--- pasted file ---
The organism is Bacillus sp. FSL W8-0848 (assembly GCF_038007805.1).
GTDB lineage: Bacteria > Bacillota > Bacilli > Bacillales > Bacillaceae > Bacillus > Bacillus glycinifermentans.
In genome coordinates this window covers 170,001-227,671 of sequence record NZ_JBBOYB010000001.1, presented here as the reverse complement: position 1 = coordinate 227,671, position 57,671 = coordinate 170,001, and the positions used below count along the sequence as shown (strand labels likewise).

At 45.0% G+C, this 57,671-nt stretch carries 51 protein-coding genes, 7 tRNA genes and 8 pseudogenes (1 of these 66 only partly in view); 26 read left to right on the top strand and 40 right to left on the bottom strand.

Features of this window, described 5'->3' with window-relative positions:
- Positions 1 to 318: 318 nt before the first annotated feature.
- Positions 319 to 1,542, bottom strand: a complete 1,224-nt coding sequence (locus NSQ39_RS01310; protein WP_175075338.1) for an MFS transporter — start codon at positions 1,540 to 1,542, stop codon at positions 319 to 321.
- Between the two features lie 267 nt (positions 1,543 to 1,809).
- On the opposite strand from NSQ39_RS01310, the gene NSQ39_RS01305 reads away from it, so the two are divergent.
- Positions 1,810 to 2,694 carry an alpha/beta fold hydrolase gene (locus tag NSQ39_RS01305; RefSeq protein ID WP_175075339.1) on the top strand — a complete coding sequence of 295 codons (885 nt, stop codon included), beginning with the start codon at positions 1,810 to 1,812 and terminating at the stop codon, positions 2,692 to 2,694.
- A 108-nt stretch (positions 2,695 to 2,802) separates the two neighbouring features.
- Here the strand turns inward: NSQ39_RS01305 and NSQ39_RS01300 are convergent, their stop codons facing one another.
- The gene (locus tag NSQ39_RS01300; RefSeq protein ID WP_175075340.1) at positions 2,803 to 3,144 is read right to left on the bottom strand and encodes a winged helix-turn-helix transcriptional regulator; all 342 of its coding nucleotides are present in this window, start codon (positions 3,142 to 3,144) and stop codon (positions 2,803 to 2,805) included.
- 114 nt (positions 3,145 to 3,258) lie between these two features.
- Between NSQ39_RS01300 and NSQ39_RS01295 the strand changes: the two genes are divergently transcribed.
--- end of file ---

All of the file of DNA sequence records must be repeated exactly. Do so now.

The organism is Bacillus sp. FSL W8-0848 (assembly GCF_038007805.1).
GTDB lineage: Bacteria > Bacillota > Bacilli > Bacillales > Bacillaceae > Bacillus > Bacillus glycinifermentans.
In genome coordinates this window covers 170,001-227,671 of sequence record NZ_JBBOYB010000001.1, presented here as the reverse complement: position 1 = coordinate 227,671, position 57,671 = coordinate 170,001, and the positions used below count along the sequence as shown (strand labels likewise).

At 45.0% G+C, this 57,671-nt stretch carries 51 protein-coding genes, 7 tRNA genes and 8 pseudogenes (1 of these 66 only partly in view); 26 read left to right on the top strand and 40 right to left on the bottom strand.

Features of this window, described 5'->3' with window-relative positions:
- Positions 1 to 318: 318 nt before the first annotated feature.
- Positions 319 to 1,542, bottom strand: a complete 1,224-nt coding sequence (locus NSQ39_RS01310; protein WP_175075338.1) for an MFS transporter — start codon at positions 1,540 to 1,542, stop codon at positions 319 to 321.
- Between the two features lie 267 nt (positions 1,543 to 1,809).
- On the opposite strand from NSQ39_RS01310, the gene NSQ39_RS01305 reads away from it, so the two are divergent.
- Positions 1,810 to 2,694 carry an alpha/beta fold hydrolase gene (locus tag NSQ39_RS01305; RefSeq protein ID WP_175075339.1) on the top strand — a complete coding sequence of 295 codons (885 nt, stop codon included), beginning with the start codon at positions 1,810 to 1,812 and terminating at the stop codon, positions 2,692 to 2,694.
- A 108-nt stretch (positions 2,695 to 2,802) separates the two neighbouring features.
- Here the strand turns inward: NSQ39_RS01305 and NSQ39_RS01300 are convergent, their stop codons facing one another.
- The gene (locus tag NSQ39_RS01300; RefSeq protein ID WP_175075340.1) at positions 2,803 to 3,144 is read right to left on the bottom strand and encodes a winged helix-turn-helix transcriptional regulator; all 342 of its coding nucleotides are present in this window, start codon (positions 3,142 to 3,144) and stop codon (positions 2,803 to 2,805) included.
- 114 nt (positions 3,145 to 3,258) lie between these two features.
- Between NSQ39_RS01300 and NSQ39_RS01295 the strand changes: the two genes are divergently transcribed.